Discarded was the version where Taylor got busy with Nova.



I only own the original on Blu-ray but all of the 'Apes' movies are streaming in HD for free on Amazon Prime.
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post #1192 of 1342 Old 02-20-2014, 10:34 AM - Thread Starter
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So much has been written about POTA over the years, the story of the script rewrites are fascinating and how they arrived at the final version.

Discarded was the version where Taylor got busy with Nova.

I read Boulle's book when I was young. Our hero is required to mate with Nova, else she'll be given to a less appealing grunting savage.

In the original story they are on a different planet, but when he escapes and returns to Earth many centuries later the apes have taken over there too. Some universal law of devolution.

It's very French.

-Bill
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post #1193 of 1342 Old 02-24-2014, 10:54 AM
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Stalker (1979)

First Tarkovsky premiere in my short cinematic vocabulary.
Probably not the most acessible initiation but something tells me that previewing any other films from the russian director wouldn't make Stalker any easier to digest.
It's a difficult movie of very slow pace, sober camera work and a plot device apparently propelled by pure intellectual premisse.
The cinematic aesthetic is distinctively bleak, one of the bleakest I've ever seen, and yet the cinematography has a singular quality that fascinates me.
I look forward to the day Stalker receives Bluray treatment, watching a dubious quality DVD rip on an HD capable screen doesn't work it any favors... this was the main reason why I've been delaying the view of Stalker... and Come And See (this one's rip looks even worse, gah...).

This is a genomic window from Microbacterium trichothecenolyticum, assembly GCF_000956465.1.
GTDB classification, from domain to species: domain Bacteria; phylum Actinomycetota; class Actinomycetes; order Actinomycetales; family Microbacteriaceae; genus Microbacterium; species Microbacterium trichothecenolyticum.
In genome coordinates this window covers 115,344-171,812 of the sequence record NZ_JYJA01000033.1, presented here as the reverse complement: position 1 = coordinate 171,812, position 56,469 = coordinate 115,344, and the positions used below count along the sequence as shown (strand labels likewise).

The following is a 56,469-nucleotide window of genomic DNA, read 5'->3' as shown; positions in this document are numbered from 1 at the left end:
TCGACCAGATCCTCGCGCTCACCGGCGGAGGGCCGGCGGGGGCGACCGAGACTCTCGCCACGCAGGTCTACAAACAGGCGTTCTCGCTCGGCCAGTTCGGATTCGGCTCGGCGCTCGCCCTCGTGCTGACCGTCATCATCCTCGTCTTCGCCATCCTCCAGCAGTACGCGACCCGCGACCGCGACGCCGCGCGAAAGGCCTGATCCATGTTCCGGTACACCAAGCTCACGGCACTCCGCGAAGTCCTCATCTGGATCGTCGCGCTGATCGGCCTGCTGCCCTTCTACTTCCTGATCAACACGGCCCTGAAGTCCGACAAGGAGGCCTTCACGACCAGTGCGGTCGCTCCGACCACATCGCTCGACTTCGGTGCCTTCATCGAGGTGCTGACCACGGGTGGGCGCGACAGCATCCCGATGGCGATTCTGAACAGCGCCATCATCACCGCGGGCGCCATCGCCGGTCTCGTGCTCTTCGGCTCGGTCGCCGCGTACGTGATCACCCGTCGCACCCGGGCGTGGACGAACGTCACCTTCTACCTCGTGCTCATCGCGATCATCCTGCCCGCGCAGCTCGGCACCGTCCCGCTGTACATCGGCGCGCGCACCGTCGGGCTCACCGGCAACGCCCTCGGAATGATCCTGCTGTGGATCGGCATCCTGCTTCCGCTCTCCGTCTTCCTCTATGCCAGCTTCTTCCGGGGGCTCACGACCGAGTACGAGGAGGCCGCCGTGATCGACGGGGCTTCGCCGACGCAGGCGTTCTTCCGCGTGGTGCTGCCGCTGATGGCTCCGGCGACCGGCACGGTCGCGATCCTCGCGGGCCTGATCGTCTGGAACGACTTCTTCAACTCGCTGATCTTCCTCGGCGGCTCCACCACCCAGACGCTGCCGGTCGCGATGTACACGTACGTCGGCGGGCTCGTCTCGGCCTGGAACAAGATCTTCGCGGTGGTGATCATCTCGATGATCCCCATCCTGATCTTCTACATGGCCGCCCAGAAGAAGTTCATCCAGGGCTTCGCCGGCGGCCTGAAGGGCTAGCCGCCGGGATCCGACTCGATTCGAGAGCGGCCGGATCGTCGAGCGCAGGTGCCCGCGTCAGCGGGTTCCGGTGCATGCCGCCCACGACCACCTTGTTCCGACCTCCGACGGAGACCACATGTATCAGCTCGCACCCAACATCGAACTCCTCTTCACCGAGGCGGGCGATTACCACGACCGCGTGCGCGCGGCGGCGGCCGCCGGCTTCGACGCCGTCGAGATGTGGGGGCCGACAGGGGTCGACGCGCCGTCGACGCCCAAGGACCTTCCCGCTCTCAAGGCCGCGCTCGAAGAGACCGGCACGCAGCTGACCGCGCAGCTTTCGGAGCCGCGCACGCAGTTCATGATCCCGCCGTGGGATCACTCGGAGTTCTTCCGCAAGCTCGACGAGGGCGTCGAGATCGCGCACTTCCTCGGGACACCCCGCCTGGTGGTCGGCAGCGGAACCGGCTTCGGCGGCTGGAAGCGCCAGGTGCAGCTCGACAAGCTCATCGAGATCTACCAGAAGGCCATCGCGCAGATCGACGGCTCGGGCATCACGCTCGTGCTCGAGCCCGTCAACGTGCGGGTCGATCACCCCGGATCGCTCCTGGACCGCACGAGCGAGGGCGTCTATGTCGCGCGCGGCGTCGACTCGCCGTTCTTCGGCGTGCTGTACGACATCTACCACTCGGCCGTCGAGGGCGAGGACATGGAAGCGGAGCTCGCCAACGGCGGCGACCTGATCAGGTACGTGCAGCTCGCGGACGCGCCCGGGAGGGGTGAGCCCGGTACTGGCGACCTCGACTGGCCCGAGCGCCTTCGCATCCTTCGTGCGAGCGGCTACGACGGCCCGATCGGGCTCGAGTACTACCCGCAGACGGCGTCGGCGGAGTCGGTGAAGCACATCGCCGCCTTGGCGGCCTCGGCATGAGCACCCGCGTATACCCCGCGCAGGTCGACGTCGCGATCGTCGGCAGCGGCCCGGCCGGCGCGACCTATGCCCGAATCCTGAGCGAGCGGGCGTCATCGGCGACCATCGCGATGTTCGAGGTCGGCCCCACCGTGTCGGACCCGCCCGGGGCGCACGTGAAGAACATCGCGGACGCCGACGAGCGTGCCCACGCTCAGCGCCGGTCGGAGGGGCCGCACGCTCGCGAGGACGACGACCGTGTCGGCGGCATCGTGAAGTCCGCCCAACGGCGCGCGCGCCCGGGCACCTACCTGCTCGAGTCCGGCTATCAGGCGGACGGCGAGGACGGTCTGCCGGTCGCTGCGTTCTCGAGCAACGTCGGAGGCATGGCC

Not easy to fully dissect what a first view unravels but I'll say it seemed to me an essay/allegory about faith, about the eternal search for the Truth and about the way how different thought paradigms deal with the task.
I liked the way how this last point was worked out.
3 characters: "Stalker", the one who guides the other 2 through "The Zone" seems to represent the religious or moral paradigm, the "Writer", the Art paradigm and the "Professor" represents Science. Each character, ie, each paradigm has it's own point of view and it's own reason to search for the Truth, the way how their interaction was developed seemed well judged and congruent to me. At the edge of the room where the Truth is to be finaly consumated, the 3 paradigms start fighting between each other and with their own reasons, naturally no one goes into the room because the Truth can only be aimed at from a distance, we still cannot touch it.
Hard to give a rating here, this is quite different from most cinema, it's a unique language or Tarkovsky simply masters it like no one else.
I feel like it makes no sense to rate it lower than 10, nor higher than 0 depending on the love hate camp we land at... hard for me to see this work in the same scale as most other films, a feeling I share with Eraserhead and The Tree of Life (saw this one a few weeks ago and still haven't decided). I know I don't give ratings in this forum but stilll wanted to point it out.